But the paps, as always, were prepared for a long siege with nothing to sleep in except a ditch. These are men whose digestive systems are in a state of training beyond anything demanded of the SAS. These are men who can sustain life on a cockroach fry-up while they wait for a shot of Pete Doherty falling out of a window at the Priory.
Only one thing breaks their spirit, and that's when their quarry refuses to play fair. So, alas, it was in this case. It turned out that the event the paps were not being allowed in to see, the wedding ceremony, had actually taken place the day before. So what they weren't being allowed in to see now was what was happening the day after the thing had already happened that they hadn't been told about. They were angry in 16 languages. Some of them were so angry they missed Elton John's secret arrival, vertically out of the sky in a purple helicopter.
But enough of hiding the wedding's light under a bushel. Onward to India, and the first day of a promised week of celebration. The couple came ashore in Mumbai, the new name for Bombay. In new Mumbai as in old Bombay, the Taj Mahal Hotel is the centre of the action. I stayed there myself once, and on my first walk along the waterfront I saw a snake-charmer in action. Squatting on the pavement with the yogi-like suppleness that snake-charmers acquire after decades of practice, he played his flute above a wicker basket. A cobra came up out of the basket and bit him.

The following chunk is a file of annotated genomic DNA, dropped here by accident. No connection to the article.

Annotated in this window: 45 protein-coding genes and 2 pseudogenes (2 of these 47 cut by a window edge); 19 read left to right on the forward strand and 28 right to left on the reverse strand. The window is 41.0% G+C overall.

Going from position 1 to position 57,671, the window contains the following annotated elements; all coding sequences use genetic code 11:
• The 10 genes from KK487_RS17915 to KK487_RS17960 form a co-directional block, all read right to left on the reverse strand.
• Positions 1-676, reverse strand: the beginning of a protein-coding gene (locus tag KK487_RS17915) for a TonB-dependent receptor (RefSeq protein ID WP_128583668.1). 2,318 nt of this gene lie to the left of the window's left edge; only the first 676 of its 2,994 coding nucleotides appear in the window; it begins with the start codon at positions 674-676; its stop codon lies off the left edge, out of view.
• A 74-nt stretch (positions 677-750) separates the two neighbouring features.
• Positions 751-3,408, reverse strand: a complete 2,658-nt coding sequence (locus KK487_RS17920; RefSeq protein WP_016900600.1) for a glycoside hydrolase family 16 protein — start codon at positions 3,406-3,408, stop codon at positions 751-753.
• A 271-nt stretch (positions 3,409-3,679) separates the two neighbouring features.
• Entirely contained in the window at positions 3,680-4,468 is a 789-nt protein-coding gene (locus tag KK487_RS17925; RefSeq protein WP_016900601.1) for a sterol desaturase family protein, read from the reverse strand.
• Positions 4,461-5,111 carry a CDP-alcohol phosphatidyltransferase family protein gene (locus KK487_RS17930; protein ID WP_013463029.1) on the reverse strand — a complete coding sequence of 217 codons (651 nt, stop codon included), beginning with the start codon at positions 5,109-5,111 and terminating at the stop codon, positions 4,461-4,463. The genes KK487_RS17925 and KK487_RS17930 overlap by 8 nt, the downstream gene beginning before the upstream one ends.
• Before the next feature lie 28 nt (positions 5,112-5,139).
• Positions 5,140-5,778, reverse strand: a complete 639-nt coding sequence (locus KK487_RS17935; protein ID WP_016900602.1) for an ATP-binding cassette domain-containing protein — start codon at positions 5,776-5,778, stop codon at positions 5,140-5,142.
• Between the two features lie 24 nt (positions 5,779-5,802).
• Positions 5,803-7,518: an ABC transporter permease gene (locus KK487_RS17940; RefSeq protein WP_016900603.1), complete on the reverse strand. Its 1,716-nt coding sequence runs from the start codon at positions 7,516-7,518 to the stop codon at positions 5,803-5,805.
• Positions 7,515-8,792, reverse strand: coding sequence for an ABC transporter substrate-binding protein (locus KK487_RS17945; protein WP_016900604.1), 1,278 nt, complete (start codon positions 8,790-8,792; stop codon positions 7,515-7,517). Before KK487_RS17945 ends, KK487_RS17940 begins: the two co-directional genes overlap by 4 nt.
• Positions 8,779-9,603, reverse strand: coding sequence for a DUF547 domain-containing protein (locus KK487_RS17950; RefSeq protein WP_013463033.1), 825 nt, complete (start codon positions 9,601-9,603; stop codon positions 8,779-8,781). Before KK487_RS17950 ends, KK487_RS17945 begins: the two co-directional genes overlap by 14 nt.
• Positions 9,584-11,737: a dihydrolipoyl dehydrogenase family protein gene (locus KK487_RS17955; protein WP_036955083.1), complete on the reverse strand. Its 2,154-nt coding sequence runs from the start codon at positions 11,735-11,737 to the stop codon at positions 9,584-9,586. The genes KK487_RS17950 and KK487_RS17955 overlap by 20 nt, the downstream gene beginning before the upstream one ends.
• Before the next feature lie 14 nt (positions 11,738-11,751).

Braving the crowds in Mumbai
Apparently it hardly ever happens, and back in the hotel I became famous for what I had seen. It was my brush with celebrity. But I wasn't there this week when Liz Hurley and Arun Nayar arrived in the hushed anonymity of a silver Bentley to occupy the royal suite entirely walled in by paparazzi, and I'll never get over that until my dying day, which I could feel getting nearer every minute as I continued reading about their wedding.
Ring of steel
After Mumbai the festivities moved on to Jodhpur, and this is where security really got tight, because it is comparatively easy to close down a hotel, but to close down two palaces and two forts all in the one city takes what the Indian newspapers, still masters of journalistic English like old Fleet Street used to make, call a "ring of steel".
Apparently the ring of steel mainly consisted of a ban on mobile phones, lest one of the phones be used to snap an illicit picture and thereby pre-empt the aforesaid Hello! exclusive, making it no more exclusive than the Catherine Zeta Jones and Michael Douglas exclusive that got hijacked by OK! back in the prehistoric days before phones could take pictures.
Security outside the palace
What made this ban newsworthy was that it extended even to the Maharaja of Jodhpur, who might ordinarily have expected his word to be taken that he would not be pointing his mobile phone at Miss Hurley and snatching pictures on the pretext of calling directory enquiries.